Access Health, Avera included in $26

Local News

Mar 23, 2023

Deb Gau

Staff Writer

MARSHALL — Six hospitals and clinics in southwest Minnesota will be getting new ultrasound equipment with the help of a roughly $682,000 grant.

Area spokespeople for Avera and Access Health said the machines will help provide important diagnostic services to patients.

A total of seven new ultrasound machines will be purchased for three Avera hospitals and three Access Health clinics, including Avera Marshall Regional Medical Center and Access Health in Marshall.

The grant was part of a $26.4 million ultrasound initiative announced Tuesday by the Leona M. and Harry B. Helmsley Charitable Trust. The initiative included $18.3 million for hospitals and health centers in Minnesota to buy ultrasound imaging devices, and an additional $8.1 million for sonography and ultrasound training opportunities in the state.

“Our hospitals and health centers need to stay current with rapidly advancing technology so they can continue to provide top-notch healthcare close to home,” said Walter Panzirer, a trustee for the Helmsley Charitable Trust. “These grants help ensure that facilities across Minnesota have the latest and greatest ultrasound equipment and training.”

“We are grateful to the Helmsley Charitable Trust for their generous grant that will help us stay in step with the newest technology, ensuring that patients across southwest Minnesota will have access to the important imaging capability of ultrasound,” said Debbie Streier, regional president at Avera Marshall.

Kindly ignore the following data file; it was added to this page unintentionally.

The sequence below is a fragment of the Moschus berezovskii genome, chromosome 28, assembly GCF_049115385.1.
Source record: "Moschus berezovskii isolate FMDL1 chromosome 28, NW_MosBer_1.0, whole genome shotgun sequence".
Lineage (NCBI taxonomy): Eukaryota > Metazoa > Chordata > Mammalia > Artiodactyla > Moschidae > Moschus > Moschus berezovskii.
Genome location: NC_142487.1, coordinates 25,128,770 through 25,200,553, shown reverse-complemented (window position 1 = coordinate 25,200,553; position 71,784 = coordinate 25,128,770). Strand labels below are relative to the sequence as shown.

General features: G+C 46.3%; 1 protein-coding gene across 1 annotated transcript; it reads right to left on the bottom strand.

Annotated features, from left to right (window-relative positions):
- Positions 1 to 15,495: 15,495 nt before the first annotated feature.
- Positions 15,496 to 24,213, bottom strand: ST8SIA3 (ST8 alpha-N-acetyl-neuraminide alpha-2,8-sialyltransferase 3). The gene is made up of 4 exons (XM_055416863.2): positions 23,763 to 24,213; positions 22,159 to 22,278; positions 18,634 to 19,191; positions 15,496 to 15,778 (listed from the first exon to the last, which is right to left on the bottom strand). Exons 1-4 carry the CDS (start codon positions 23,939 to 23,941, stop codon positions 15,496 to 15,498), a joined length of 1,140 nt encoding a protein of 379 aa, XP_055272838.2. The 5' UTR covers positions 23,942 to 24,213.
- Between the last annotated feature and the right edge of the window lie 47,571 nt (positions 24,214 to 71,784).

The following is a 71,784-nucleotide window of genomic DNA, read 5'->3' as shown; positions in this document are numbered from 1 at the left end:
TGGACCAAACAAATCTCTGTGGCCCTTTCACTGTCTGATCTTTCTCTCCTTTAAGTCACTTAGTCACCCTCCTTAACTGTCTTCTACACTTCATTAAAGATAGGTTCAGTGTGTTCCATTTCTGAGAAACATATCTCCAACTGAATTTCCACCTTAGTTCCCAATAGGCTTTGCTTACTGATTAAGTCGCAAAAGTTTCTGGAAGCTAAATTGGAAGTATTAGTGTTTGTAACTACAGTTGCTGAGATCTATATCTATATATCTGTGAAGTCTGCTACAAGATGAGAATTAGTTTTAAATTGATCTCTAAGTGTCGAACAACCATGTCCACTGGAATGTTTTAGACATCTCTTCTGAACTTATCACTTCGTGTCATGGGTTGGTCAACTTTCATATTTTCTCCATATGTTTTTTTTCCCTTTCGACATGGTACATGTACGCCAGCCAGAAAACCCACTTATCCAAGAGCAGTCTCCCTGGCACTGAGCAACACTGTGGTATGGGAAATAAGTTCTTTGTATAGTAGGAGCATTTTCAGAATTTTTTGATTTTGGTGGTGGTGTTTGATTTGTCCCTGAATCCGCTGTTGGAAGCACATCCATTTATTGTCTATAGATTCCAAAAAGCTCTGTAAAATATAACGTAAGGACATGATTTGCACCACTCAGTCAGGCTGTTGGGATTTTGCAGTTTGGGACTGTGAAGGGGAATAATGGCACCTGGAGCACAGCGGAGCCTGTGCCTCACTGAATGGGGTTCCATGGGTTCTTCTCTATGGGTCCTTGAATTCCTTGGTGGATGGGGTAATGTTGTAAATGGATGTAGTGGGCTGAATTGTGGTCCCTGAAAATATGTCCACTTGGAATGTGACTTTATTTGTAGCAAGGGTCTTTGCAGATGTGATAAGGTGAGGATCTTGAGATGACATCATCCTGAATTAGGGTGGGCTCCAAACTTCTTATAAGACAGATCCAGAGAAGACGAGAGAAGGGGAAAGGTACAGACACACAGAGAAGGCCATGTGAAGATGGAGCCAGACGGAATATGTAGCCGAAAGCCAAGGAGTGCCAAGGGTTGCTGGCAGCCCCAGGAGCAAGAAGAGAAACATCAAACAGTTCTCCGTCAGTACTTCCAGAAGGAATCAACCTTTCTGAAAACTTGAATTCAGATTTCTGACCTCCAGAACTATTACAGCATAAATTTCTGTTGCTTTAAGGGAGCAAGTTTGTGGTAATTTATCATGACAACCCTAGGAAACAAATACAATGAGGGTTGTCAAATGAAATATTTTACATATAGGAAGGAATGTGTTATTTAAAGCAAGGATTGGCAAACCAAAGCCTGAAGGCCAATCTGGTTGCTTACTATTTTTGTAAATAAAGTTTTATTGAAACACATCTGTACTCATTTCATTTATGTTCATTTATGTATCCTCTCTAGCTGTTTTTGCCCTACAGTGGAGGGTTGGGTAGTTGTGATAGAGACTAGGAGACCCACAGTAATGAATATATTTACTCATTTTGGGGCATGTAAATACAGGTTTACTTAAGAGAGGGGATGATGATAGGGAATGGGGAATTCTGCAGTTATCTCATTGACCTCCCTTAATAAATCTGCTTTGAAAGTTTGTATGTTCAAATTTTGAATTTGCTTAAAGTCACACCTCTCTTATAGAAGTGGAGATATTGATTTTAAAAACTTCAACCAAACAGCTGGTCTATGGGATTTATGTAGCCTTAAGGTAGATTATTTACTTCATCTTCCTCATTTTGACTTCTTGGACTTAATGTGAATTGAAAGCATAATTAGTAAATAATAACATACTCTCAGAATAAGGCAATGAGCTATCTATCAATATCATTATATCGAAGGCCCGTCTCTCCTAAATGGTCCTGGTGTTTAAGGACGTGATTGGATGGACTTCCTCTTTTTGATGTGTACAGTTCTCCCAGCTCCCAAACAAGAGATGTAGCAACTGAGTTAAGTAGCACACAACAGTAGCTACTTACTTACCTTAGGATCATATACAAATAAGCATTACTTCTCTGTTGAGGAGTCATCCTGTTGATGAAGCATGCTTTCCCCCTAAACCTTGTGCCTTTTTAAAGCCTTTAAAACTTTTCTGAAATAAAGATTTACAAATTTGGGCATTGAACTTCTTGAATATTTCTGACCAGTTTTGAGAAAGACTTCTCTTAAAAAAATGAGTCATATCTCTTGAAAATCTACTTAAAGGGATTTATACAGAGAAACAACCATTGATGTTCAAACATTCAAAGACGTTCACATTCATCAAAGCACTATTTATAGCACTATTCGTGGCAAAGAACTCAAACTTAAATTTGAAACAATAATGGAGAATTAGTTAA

In addition to Avera Marshall and Access Health-Marshall, the grant will purchase ultrasound machines at Avera Tyler and Avera Granite Falls, and Access Health clinics in Windom and Worthington, spokespeople said. The Granite Falls hospital would get two ultrasound machines, one for general medicine and one for the emergency department.

Ultrasound uses high-frequency sound waves to make images of structures inside the body. A news release from Avera Health said the new ultrasound equipment purchased by the grant will help provide better-quality imaging, and faster and more accurate diagnoses for patients.

“Maintaining high quality ultrasound services in rural settings can be challenging,” said April Crago, chief medical officer of Rural Health Care, Inc. “The generosity of the Helmsley Charitable Trust will allow Access Health’s clinics in southwest Minnesota to provide these services close to home and to many who may otherwise not be able to afford the testing without the sliding fee program offered through our FQHC (Federally Qualified Health Center) locations.”

The news release said the Helmsley Trust ultrasound initiative would purchase 196 ultrasound devices across Minnesota. More than half of the devices are “point of care ultrasound,” which can be used at a bedside or table for immediate assessment of a patient.

The grant initiative also included $8.1 million to train new sonographers, and provide training to health care workers including ultrasound technologists, doctors, physician assistants, and nurse practitioners.

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Access Health, Avera included in $26

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